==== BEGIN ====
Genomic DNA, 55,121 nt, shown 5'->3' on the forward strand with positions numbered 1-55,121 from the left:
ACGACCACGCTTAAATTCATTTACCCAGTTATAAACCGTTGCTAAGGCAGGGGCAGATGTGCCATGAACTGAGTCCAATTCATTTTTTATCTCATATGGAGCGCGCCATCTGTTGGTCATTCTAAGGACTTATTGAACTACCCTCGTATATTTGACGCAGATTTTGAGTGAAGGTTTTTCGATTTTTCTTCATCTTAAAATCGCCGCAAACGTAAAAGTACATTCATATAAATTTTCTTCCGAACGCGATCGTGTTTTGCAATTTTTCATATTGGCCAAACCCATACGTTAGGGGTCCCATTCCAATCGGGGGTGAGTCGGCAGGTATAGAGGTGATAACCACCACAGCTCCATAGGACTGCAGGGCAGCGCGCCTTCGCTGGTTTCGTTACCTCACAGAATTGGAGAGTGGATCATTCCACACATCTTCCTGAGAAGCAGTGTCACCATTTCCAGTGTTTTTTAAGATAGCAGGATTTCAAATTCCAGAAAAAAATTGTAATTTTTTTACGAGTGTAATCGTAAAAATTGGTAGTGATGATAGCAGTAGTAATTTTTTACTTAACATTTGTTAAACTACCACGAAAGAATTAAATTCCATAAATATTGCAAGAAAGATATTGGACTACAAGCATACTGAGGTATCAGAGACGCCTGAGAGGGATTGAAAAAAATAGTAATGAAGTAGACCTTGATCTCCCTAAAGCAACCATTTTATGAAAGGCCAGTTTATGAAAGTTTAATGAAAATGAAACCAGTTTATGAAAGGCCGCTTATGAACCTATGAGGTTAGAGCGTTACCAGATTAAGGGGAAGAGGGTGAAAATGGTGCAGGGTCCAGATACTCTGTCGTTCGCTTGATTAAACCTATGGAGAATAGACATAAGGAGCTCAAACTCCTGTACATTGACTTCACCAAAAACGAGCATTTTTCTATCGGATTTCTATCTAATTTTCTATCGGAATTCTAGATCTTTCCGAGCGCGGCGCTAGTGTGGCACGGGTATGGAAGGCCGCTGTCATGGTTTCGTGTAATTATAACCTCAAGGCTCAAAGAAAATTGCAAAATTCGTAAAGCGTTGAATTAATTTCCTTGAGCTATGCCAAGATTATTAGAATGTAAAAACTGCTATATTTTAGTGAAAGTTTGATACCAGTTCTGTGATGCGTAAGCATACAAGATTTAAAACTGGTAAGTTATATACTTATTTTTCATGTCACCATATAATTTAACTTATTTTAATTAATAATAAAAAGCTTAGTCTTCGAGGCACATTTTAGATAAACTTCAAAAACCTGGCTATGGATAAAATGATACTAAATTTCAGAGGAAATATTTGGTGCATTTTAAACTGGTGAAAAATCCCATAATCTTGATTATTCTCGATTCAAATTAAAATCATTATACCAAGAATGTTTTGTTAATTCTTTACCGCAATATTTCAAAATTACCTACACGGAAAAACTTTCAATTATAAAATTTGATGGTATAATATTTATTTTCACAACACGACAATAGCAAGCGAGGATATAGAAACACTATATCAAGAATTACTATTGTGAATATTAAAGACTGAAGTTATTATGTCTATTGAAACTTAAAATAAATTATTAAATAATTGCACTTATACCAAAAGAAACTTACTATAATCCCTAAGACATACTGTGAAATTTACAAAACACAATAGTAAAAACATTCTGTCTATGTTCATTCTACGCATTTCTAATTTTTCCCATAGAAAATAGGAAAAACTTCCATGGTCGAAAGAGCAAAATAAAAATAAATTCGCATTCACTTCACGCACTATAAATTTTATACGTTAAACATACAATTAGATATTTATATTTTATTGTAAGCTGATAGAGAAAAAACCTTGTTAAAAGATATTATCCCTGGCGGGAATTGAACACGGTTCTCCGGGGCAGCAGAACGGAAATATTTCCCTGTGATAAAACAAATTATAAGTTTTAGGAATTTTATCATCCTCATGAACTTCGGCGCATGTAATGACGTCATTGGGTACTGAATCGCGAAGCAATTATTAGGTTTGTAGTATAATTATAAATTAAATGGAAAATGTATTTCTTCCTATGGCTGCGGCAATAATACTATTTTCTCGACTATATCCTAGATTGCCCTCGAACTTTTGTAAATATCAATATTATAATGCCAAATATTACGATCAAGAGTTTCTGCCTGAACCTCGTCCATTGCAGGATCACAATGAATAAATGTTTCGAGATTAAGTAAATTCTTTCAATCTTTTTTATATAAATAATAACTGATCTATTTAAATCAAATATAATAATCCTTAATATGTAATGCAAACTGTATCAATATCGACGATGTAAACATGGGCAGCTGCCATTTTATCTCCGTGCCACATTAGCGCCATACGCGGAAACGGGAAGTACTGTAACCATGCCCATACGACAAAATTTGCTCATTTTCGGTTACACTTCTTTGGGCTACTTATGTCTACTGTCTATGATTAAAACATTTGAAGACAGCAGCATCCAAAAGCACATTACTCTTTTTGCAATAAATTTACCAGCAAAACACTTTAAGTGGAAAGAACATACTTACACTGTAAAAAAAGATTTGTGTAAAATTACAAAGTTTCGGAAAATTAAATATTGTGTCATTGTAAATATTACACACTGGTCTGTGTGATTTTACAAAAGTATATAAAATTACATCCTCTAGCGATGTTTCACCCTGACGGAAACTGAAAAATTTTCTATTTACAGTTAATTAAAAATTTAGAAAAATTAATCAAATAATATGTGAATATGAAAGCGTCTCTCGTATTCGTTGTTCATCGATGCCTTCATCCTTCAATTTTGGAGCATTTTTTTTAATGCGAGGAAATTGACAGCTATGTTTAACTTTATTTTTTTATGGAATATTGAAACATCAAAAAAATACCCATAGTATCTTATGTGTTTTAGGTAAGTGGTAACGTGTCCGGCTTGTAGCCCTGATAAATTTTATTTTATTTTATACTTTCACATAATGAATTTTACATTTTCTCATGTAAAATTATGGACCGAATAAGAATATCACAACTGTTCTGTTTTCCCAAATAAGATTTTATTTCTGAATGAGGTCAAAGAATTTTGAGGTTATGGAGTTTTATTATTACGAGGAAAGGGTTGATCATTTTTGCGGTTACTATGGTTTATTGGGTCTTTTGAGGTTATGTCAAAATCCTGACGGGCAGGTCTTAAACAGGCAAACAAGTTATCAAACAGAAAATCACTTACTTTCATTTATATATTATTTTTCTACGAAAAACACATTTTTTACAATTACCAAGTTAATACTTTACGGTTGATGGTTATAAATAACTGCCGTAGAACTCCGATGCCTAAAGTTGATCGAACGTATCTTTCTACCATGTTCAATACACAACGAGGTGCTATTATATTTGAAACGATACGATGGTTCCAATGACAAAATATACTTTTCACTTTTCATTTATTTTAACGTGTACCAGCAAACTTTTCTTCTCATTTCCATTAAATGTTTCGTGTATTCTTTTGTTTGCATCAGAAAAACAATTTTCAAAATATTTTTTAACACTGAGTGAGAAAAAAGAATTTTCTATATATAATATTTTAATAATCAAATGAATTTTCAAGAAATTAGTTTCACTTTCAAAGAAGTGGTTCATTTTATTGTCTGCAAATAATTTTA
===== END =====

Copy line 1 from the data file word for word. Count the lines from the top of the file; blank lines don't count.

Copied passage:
Genomic DNA, 55,121 nt, shown 5'->3' on the forward strand with positions numbered 1-55,121 from the left: